“But I’m here to let you know
That I’ll love you like you deserve
I’ll treat you right
And on a cold, cold night
I’ll shower you in hugs & kisses
― Talia Basma, Being
It’s not soup season but here I am thinking about it anyway. Who am I kidding, any season is soup season. I won’t bore you with the triggers, what I call the Pig Trails and Rabbit Holes of my mind. But let’s talk soup…cooter soup and my grandmother.
On my morning walk, Quigley my “tripaw” Blue Heeler and I watched a huge snapper swim by, and it took me to bygone days. It took Quigley nowhere; he was busy rolling in the grass.
My memory was of a morning spent fishing and the memories the activity triggered. As I fished, an alligator snapping turtle paid a visit that day too, as did several Eastern water turtles. I’m sure they were looking for a free meal from a stringer that wasn’t there. I was fishing “catch and release” remembering the trials of cleaning fish. I remembered when cooters were food and harder to clean than fish.
We called the turtles cooters back in the day, from the West African word kuta. With a modern change in usage, I must be careful when using the name and ready for an explanation.
The snapper’s shell was as big as an old-fashioned Caddy hubcap. My grandmother spoke in my head, “Don’t let a cooter bite you ’cause it won’t let go till it thunders.” I answered back as I often do, “I don’t know about that Nannie, but I know he’ll take a finger off.”
There was a morning when, as a child in short britches, I hopped up on a rock and it began to walk off. I screamed at my Nannie. She, when seeing the object of my distress, with sack dress held up above her knees, ran off and came back with a butcher knife and a seventeen-gallon wash tub. I was about to be taught the intricacies of butchering and cooking a cooter.
In the present day, I made the mistake of casting near the turtle trying to scare him away. Big ‘uns like that don’t scare. Despite his size he was quick in the water. The old mossback submerged and took the worm and hung himself on the hook. I tried to keep him from heading to the bottom expecting him to break my line. The line didn’t break, instead he stripped the gears in my old reel and hunkered down on the bottom to wait me out. Looks like I’m in the market for another Zebco.
My grandmother would make cooter soup from the turtles she caught or those that happen to wander through her yard. During her day, Southern farmers survived the depression days preparing cooter soup, or catfish stew, or fried rabbit. She still made use of the free proteins that reminded her of the “worser days”, before and during the Great Depression. At least she stopped short of possum. She said it was too greasy. I’ll have to take her word that it is.
I understand turtle soup is now considered a delicacy. To my grandmother it was free meat from when times were hard. As I researched recipes, I saw a restaurant fare, Mike’s Bait Shop Turtle Stew…it looked better than its name might suggest. There are many different recipes, but I guess my grandmother’s version would be the best…just because.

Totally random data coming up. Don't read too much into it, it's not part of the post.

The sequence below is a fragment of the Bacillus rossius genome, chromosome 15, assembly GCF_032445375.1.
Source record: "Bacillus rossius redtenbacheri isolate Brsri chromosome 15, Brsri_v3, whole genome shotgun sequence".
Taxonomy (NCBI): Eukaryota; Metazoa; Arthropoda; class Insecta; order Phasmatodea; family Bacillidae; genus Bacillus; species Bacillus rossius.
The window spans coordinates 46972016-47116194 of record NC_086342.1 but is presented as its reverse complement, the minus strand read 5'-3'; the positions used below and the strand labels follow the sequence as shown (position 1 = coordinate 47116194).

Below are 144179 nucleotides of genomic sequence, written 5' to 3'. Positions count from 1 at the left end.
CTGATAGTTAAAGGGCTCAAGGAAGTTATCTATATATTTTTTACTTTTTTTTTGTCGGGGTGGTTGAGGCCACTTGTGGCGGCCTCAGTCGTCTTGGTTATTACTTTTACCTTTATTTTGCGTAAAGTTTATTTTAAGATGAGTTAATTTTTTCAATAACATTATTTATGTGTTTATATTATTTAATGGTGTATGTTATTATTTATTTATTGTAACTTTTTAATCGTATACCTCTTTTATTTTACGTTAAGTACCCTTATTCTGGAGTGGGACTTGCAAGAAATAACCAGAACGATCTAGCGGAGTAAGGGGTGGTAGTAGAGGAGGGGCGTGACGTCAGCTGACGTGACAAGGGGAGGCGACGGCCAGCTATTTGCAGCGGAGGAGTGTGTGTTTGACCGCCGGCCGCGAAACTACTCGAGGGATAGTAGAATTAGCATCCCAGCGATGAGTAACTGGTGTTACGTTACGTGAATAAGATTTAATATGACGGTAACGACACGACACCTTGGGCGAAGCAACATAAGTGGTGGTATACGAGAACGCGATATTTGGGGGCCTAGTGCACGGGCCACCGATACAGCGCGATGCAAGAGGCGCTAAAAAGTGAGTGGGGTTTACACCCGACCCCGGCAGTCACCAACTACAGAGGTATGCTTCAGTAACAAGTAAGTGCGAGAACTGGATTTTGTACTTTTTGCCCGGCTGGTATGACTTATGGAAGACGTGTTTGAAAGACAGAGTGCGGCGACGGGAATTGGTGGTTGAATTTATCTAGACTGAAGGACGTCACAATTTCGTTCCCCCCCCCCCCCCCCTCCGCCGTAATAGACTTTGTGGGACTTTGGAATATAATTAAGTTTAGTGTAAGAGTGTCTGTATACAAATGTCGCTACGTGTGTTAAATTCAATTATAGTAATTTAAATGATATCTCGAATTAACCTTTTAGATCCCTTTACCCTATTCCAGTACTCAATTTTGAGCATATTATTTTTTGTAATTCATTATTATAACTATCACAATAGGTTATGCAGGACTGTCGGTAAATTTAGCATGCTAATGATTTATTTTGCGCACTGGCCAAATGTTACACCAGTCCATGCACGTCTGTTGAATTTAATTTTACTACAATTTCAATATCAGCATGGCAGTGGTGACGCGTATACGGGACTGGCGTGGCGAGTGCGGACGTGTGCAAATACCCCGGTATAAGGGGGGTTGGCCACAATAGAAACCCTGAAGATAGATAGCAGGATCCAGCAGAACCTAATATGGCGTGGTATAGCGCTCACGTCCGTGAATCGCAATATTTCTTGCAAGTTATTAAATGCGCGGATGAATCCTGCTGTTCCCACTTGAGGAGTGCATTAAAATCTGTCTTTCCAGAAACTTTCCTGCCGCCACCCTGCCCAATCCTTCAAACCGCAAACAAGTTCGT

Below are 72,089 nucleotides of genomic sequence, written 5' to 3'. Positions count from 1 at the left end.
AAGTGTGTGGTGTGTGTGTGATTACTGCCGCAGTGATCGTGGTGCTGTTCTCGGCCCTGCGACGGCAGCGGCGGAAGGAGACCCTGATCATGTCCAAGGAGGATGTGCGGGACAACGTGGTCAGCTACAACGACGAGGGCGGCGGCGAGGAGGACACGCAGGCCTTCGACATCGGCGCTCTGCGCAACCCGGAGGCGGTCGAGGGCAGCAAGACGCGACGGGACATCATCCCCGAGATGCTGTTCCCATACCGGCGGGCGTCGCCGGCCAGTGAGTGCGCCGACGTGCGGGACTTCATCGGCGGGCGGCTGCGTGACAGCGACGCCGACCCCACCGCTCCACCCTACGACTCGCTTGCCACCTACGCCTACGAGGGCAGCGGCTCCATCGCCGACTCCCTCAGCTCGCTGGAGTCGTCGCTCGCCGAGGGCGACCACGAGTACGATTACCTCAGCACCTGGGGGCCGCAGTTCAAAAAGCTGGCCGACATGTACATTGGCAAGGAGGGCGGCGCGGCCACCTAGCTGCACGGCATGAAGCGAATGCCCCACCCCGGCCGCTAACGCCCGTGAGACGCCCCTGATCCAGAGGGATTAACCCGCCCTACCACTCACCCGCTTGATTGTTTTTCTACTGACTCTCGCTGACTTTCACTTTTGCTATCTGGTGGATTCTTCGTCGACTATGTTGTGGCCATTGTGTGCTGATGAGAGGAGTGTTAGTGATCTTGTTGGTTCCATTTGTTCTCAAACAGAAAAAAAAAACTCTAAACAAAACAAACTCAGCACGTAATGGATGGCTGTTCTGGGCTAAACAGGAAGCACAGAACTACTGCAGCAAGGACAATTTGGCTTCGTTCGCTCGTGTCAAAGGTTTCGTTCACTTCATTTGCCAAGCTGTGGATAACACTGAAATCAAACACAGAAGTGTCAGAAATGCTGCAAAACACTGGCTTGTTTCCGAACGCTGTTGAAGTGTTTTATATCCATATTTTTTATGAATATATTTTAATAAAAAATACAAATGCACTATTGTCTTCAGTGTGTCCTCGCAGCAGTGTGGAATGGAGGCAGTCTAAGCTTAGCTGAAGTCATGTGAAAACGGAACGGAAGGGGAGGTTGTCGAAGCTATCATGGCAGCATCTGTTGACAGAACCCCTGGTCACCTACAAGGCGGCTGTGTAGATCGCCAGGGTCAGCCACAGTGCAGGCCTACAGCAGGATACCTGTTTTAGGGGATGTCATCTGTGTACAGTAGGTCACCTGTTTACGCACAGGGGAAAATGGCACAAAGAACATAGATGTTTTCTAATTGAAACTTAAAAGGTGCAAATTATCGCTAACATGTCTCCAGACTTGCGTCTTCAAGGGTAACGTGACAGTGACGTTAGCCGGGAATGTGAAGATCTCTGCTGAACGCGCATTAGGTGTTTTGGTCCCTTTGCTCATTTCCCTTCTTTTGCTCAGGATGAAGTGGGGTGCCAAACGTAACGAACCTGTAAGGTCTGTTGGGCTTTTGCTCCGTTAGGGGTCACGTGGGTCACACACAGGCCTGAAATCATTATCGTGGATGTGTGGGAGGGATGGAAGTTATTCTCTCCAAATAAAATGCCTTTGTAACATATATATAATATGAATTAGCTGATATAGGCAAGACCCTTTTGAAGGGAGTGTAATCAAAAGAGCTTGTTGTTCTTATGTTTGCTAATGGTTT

I remember a big iron pot on an outdoor fire boiling water to dip the cooter in to loosen its shell and skin. It was a lot of work to crack open the shell and skin and bone the meat, being careful to remove the eggs and liver. Rich looking dark meat would be parboiled and ground like hamburger, sautéed with onion before being cooked like vegetable soup. Soup heavy with tomatoes, potatoes, corn, beans, and okra to thicken. Maybe celery or carrots thrown in for good measure. Basic “everything but the kitchen sink” soup with a twist. Everything harvested from her garden, sometimes even the turtle. The old cooter tasted like chicken with the consistency of beef…or was it the other way around?
I thought of this as I waited for the turtle to resurface. How long can a cooter stay down? Still waiting after a half hour, I tugged on the line and felt the load on the end move. Hand over hand I hoped the line wouldn’t cut me if he ran. He didn’t run and I pulled him close to the bank before taking out my MacGyver knife. I cut my line as close to the hook as I dared, fearing he might exact his revenge by taking a bite out of me and watched the old mossback disappear into deep water.
Walking back home in the midday heat, I carried no fish but there was a spring in my step as I thought the best life has to offer sometimes requires a lot of work…and provides sweet memories too. An evening in late summer came to my mind. Carrying two stringers of hand sized blue gills, near eighty total.
Two old women who were probably not as old as I imagined, in flour sack dresses and wide straw hats and a small boy sharing the load. Sitting out under the privet hedge and stars next to the garden cleaning them all. Nannie, her friend, Miss Maggie Cureton, and a young boy. Listening to them laugh and tell stories of the “worser days” that didn’t seem so bad. Enough fish for three families to feast on the next day.
A memory to feast on for life.
“Change is the salt in the soup of life.”
― Gyles Brandreth, Have You Eaten Grandma?
If you liked this reflection of bygone days, you might like “Pig Trails and Rabbit Holes.” It and all of Don Miller’s writings can be purchased in paperback or downloaded at